I picked up The Appointment by Herta Muller from the P99 bin of Books for Less, together with my February book, The Flaming Corsage.
It had the most intriguing synopsis, written at the back cover:
“‘I’ve been summoned. Thursday, ten sharp.’ Thus begins a day in the life of a young factory worker during Ceauşescu’s totalitarian regime. Her crime? Sewing notes into the linings of men’s suits bound for Italy. ‘Marry me,’ the notes say, with her name and address. As she rides the tram to her interrogation, she thinks over the events and people of her life under the terror. In her distraction she misses her stop and finds herself alone on an unfamiliar street. And what she discovers there makes her fear of the interrogation pale in comparison.”
I later learned that the author received the 2009 Nobel Prize in Literature. All in all, I was prepared to love this book. However, as I turned the last page, I didn’t even like it. I’d even say that the book blurb was a bit misleading
If you have a thing for poetry, this book may be for you. As for me, my love for poetry does not go beyond Pablo Neruda — yes, it’s that bad — so needless to say, I had a hard time appreciating the author’s lyrical description of her daily events. On top of that, I also think only a woman can understand this book — her musings revolved around her alcoholic husband, insecurity over a prettier best friend, sexual attraction to father figures AND actual fathers… topics that totally alienated me.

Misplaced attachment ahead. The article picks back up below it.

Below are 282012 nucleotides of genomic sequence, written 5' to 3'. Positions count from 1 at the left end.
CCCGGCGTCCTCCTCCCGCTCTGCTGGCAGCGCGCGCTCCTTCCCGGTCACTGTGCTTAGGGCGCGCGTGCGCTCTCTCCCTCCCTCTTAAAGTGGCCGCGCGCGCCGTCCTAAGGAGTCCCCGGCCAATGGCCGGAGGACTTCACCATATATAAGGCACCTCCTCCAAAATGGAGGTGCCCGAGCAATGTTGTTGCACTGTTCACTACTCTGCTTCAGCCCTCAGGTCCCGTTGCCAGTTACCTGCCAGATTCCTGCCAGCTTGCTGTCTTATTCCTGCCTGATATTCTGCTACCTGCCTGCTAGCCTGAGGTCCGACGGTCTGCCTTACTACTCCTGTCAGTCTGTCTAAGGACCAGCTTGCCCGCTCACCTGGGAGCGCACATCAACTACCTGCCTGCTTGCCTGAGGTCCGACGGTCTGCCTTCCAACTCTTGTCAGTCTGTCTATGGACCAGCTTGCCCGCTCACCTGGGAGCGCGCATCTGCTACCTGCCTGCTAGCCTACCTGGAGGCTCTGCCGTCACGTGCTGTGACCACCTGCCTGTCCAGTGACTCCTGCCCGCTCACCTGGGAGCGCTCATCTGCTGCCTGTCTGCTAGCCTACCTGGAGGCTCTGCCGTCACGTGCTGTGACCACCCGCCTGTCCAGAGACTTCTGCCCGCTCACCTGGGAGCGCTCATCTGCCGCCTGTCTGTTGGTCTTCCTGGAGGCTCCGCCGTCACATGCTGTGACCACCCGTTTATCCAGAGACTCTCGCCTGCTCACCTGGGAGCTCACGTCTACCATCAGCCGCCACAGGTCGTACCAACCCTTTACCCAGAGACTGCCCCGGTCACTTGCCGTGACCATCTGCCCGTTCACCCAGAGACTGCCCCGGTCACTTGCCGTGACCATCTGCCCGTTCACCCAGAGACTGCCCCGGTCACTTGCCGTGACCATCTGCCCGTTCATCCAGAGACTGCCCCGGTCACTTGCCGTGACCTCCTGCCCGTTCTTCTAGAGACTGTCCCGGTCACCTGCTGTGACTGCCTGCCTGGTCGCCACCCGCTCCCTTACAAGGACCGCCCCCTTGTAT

I also didn’t understand the ending. If you’ve read the book and liked it, please leave a comment and help explain it. I saw no explanation from Google, although I did find this:
Reviewers have criticized The Appointment for its lack of direction. The intensity of the events also makes it a difficult novel for casual readers, but it is recommended for academic studies.
I suppose it’s a good study for:
- Writing a narrative — The author, seamlessly transitions from one event of her life to another, from one flashback to the next. The entire story takes place in the protagonist’s short train ride, which probably explains the ADHD reference in eNotes’s review.
- Understanding Communist Romania
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Up next for April/May, the Harold Augenbraum translation of Jose Rizal’s Noli Me Tangere!